Author(s): HughJones S, Smith PK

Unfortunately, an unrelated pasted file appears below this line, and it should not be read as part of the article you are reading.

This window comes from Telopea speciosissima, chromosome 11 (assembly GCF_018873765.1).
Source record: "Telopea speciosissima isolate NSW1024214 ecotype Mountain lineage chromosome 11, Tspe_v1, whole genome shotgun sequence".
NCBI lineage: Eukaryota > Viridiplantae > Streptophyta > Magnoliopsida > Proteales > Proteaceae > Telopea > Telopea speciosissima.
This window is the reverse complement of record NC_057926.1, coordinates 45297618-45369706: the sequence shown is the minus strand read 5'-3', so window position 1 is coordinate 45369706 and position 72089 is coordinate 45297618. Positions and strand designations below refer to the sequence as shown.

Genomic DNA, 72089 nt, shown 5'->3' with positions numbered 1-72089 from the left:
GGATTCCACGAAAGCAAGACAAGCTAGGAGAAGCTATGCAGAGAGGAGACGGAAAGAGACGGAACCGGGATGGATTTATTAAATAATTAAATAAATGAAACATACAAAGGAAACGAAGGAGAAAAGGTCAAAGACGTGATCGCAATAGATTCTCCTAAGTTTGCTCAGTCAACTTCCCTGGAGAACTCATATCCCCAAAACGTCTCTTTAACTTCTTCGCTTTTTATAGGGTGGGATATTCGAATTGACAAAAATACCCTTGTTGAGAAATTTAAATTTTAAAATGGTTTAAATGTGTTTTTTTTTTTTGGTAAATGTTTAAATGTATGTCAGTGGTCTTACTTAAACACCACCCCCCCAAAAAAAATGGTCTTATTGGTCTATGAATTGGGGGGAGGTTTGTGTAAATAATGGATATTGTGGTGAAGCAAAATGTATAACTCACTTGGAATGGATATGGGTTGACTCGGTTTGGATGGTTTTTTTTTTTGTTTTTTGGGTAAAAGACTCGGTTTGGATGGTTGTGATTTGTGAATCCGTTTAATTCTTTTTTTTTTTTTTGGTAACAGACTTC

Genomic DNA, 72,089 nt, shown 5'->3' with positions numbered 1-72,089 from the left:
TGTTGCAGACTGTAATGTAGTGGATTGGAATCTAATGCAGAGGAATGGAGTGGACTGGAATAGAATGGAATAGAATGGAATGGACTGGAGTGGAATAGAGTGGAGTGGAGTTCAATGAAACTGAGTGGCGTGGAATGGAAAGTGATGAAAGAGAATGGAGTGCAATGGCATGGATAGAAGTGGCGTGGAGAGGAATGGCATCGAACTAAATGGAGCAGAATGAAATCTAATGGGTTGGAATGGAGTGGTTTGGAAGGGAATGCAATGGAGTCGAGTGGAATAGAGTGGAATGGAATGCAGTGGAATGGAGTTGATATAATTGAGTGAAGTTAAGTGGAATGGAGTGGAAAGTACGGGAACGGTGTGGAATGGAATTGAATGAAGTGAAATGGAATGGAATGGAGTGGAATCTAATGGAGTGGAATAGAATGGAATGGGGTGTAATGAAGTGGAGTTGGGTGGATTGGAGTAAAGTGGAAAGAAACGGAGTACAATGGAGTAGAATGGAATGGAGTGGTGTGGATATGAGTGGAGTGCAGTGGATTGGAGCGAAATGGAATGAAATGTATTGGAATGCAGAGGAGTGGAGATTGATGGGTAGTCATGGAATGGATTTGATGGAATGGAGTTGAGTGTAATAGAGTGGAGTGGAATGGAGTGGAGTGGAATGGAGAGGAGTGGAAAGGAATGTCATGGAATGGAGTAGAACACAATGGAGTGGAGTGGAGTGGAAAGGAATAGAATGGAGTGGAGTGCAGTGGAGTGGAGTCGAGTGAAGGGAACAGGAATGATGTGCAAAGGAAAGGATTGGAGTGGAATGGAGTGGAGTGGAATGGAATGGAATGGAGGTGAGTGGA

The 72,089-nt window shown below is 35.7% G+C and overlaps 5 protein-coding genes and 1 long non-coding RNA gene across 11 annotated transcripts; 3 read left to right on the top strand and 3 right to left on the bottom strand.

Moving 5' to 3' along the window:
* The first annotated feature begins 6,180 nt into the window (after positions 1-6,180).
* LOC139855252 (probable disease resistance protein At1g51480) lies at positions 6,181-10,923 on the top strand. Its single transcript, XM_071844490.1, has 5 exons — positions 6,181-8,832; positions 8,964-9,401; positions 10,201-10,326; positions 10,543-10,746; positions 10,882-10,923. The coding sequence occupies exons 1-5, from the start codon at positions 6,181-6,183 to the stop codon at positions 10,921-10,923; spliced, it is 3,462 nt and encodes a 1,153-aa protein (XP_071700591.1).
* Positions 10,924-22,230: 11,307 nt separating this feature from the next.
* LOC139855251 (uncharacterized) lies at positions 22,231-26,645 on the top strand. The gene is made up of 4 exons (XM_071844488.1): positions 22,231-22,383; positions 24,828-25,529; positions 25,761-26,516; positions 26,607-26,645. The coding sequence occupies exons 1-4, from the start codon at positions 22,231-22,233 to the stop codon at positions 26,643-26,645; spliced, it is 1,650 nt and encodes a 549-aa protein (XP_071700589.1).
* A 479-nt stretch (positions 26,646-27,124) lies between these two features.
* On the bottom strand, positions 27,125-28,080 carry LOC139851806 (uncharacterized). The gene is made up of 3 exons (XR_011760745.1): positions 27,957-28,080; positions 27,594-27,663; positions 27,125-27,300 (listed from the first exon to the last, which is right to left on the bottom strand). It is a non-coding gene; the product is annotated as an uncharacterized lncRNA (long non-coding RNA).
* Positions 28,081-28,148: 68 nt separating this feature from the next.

BACKGROUND: Victimisation at school may result in long-term social, emotional and psychological effects (Parker & Asher, 1987; Sharp, 1995), particularly for children with special educational needs (Whitney et al., 1994). Children who stammer may be at risk of being bullied due to their peer-relationship and verbal difficulties. AIM: This study aimed to explore the nature, frequency and causes of bullying amongst children who stammer as well as the short- and long-term effects of their victimisation. SAMPLE: The sample consisted of 276 respondents from the British Stammering Association, a national association for dysfluent people. METHOD: A retrospective analysis of school experiences related to bullying, and its effects, was conducted through both semi-structured interviews and postal questionnaires. RESULTS: A majority of respondents had experienced bullying at school, and the likelihood of being bullied was related to the reported difficulties in friendship-making. Nearly one-half of teachers and families were reported as not being aware of this bullying. A majority reported immediate negative personal effects of this bullying, and 46% reported some long-term effects. CONCLUSION: Logistic regression analyses suggested that the severity of bullying, together with other factors such as difficulty with friendships, predicted these effects. COMMENT: In response to the high incidence of bullying experienced by children who stammer, a pack has been developed which aims to create a more empathetic school climate where differences are tolerated rather than assaulted.